Jefferson was one of four presidential candidates. Though he hated leaving his hilltop plantation and believed that gaining the presidency would make him “a constant butt for every shaft of calumny which malice & falsehood could form,” he nevertheless sought the office “with sincere zeal.”
He had been troubled by much that had occurred in incumbent John Adams’ presidency and was convinced that radicals within Adams’ Federalist Party were waging war against what he called the “spirit of 1776”—goals the American people had hoped to attain through the Revolution. He had earlier characterized Federalist rule as a “reign of witches,” insisting that the party was “adverse to liberty” and “calculated to undermine and demolish the republic.”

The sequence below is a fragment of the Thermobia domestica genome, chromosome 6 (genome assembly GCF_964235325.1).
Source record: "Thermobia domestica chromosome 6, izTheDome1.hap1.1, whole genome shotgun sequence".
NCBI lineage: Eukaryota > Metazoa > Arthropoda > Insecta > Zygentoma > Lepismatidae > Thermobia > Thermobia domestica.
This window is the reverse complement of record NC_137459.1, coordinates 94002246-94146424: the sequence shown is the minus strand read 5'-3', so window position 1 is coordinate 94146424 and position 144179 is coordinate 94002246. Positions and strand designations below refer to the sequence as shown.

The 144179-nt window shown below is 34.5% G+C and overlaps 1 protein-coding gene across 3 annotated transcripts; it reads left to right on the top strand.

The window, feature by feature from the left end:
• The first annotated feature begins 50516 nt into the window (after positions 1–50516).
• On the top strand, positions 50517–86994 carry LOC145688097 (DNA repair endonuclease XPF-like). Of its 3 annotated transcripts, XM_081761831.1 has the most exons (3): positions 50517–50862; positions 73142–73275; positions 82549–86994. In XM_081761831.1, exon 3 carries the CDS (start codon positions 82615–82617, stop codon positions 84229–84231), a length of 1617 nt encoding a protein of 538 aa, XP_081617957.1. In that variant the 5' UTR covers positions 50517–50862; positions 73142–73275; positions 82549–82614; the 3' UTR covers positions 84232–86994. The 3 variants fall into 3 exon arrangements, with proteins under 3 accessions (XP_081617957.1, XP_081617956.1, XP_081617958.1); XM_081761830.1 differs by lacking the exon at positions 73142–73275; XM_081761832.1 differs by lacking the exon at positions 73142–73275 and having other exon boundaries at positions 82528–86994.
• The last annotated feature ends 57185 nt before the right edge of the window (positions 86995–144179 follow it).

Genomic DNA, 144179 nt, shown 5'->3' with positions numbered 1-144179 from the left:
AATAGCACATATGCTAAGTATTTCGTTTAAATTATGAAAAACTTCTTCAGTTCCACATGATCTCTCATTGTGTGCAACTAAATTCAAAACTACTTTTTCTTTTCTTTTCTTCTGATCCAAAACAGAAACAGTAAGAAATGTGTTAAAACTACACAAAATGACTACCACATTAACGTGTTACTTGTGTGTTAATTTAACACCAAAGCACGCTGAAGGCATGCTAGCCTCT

If the Federalists prevailed, Jefferson believed, they would destroy the states and create a national government every bit as oppressive as that which Great Britain had imposed on the colonists before 1776.